Summary: The living hope of the new birth springs not only from believers¡¯ future inheritance & present joy but also out of their faith in God¡¯s written Word. Here Peter examines the Great Hope of Eternal Salvation from the viewpoint of 4 divine agents involved wi

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1 PETER 1: 10-12 [Renewing Hope Series]


[Matthew 13: 16-17 / 2 Peter 1:20-21]

The story began one summer's day toward the end of the nineteenth century when an English city boy was on A VISIT TO RURAL SCOTLAND. That afternoon the boy went swimming in a small countryside lake. After swimming quite a distance from shore, a severe cramp seized him so that he could not continue swimming. He was in great pain and soon cried out at the top of his voice for help. A farm boy working in a nearby field heard the city boy's screams and ran as fast as he could to the lake. There the farm boy threw off his shirt, dived into the water, swam to the imperiled city boy, and brought him safely to the shore.

Several years later the two boys met again. The city boy, still filled with gratitude that the other boy had saved his life, was thrilled to see the farm boy again and asked him what career the boy had decided to pursue. The farm boy said he had chosen a career in medicine. Since the city boy's parents were quite wealthy and were greatly indebted to the other boy for saving their son's life, upon hearing of the farm boy's career choice they immediately promised to pay for his medical education. They followed through on their promise and the young man went on to have a brilliant career in scientific investigation.

In 1928 that farm boy, then both a physician and bacteriologist, discovered the famous wonder drug penicillin. In 1945 he shared the Nobel prize with two other scientists for the discovery and development of that antibiotic. That Scottish farm boy turned scientific researcher, who died in 1955, was Alexander Fleming.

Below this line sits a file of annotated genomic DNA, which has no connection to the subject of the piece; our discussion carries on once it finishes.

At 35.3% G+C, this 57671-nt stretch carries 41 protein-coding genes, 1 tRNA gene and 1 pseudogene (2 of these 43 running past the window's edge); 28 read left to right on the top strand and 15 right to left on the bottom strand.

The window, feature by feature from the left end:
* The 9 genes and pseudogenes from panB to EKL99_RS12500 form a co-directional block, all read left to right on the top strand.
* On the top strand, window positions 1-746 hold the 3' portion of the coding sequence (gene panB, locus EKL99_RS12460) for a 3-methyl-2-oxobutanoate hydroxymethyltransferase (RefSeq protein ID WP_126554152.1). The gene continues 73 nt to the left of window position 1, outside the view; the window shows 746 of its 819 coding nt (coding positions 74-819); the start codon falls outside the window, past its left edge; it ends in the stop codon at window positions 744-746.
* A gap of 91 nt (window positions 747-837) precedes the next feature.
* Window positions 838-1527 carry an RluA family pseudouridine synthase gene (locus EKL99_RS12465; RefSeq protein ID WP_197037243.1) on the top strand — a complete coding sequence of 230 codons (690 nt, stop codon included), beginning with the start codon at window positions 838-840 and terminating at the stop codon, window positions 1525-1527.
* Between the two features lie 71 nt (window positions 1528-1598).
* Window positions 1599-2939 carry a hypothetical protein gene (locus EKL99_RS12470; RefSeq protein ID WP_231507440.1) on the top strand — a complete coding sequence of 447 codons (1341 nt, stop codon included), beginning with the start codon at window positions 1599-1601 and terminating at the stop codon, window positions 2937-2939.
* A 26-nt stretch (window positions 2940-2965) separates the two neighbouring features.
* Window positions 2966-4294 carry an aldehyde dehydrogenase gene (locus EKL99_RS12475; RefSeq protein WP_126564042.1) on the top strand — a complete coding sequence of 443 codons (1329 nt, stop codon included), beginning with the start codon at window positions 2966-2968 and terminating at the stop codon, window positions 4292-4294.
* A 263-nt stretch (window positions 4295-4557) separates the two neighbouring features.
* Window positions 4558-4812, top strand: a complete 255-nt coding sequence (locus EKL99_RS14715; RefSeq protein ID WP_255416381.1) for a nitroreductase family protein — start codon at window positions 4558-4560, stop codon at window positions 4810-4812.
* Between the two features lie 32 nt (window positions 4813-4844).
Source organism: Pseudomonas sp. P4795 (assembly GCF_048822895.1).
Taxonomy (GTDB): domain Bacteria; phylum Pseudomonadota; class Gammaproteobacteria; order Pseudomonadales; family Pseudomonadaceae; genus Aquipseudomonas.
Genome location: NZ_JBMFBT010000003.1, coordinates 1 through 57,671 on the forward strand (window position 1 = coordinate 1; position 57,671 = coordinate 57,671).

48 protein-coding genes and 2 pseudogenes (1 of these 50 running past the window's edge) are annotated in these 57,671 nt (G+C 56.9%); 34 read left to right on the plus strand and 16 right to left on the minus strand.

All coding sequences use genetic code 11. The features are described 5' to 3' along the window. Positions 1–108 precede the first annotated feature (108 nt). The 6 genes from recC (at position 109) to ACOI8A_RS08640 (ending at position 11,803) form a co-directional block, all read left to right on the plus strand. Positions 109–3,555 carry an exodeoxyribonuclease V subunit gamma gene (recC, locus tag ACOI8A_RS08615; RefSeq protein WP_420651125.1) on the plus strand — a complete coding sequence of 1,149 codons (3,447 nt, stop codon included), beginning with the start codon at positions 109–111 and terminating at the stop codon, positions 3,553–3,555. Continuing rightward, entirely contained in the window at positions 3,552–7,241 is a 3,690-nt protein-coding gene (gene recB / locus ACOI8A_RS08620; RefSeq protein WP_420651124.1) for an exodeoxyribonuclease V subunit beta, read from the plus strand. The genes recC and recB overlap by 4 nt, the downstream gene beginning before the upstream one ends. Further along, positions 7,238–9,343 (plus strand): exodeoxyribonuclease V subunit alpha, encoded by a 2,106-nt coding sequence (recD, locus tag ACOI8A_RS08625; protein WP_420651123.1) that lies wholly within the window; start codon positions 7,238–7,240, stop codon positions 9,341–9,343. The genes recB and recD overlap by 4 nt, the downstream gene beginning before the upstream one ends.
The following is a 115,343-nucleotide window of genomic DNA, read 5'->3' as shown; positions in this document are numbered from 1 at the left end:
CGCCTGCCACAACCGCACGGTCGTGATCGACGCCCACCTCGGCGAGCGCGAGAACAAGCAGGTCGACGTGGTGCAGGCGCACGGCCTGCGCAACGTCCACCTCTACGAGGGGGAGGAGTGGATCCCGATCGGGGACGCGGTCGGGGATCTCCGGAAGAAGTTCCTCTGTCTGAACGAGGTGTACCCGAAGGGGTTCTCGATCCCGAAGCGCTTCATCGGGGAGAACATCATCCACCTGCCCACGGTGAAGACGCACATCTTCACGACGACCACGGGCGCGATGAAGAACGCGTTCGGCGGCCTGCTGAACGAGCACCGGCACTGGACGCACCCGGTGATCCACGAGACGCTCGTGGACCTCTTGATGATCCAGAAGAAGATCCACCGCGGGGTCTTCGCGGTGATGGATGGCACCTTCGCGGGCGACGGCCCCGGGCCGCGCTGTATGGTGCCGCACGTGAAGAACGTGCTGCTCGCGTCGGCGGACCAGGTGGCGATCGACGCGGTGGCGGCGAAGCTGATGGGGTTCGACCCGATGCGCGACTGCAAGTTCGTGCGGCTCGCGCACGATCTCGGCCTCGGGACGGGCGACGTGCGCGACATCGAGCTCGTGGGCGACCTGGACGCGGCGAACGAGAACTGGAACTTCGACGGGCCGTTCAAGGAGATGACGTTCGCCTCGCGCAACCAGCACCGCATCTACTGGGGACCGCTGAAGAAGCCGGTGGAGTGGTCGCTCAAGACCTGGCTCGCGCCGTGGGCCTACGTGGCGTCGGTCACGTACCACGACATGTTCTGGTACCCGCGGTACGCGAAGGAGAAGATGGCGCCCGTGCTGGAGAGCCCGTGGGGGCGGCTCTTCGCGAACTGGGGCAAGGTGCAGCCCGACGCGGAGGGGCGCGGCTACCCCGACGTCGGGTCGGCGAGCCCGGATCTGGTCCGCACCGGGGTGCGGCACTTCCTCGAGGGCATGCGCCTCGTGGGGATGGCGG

The rescued city boy also gained great renown. During World War II he contracted a life-threatening case of pneumonia. He recovered at a hospital after receiving penicillin, which meant that indirectly the one-time farm boy Alexander Fleming had saved his life twice. The city boy's name was Winston Churchill, the famous wartime British prime minister and world statesman. Interestingly, just like Fleming, Churchill won a Nobel prize. But in his instance, he won the 1953 award in literature for his incisive writings on the history of the Second World War.

It's wonderful to save a life, and even more wonderful to save a someone's life twice, especially when the one saved was such an influential person as Winston Churchill. But the hard-working, selfless contributions of Alexander Fleming are nothing compared to the greatness of saving people's eternal souls. That great salvation is the heart of the apostle Peter's concern. He wanted his believing audience to focus on that full, final rescue from sin, Satan, death, and hell that God so graciously chose to give them through faith in His Son, Jesus Christ. Peter celebrates salvation's great hope by reminding his readers that no matter how difficult the circumstances or how severe the persecution, they can confidently hold to the Hope of Eternal Salvation. [MacArthur, John. New Testament Commentary. 2004. Moody Press. P. 49-51]

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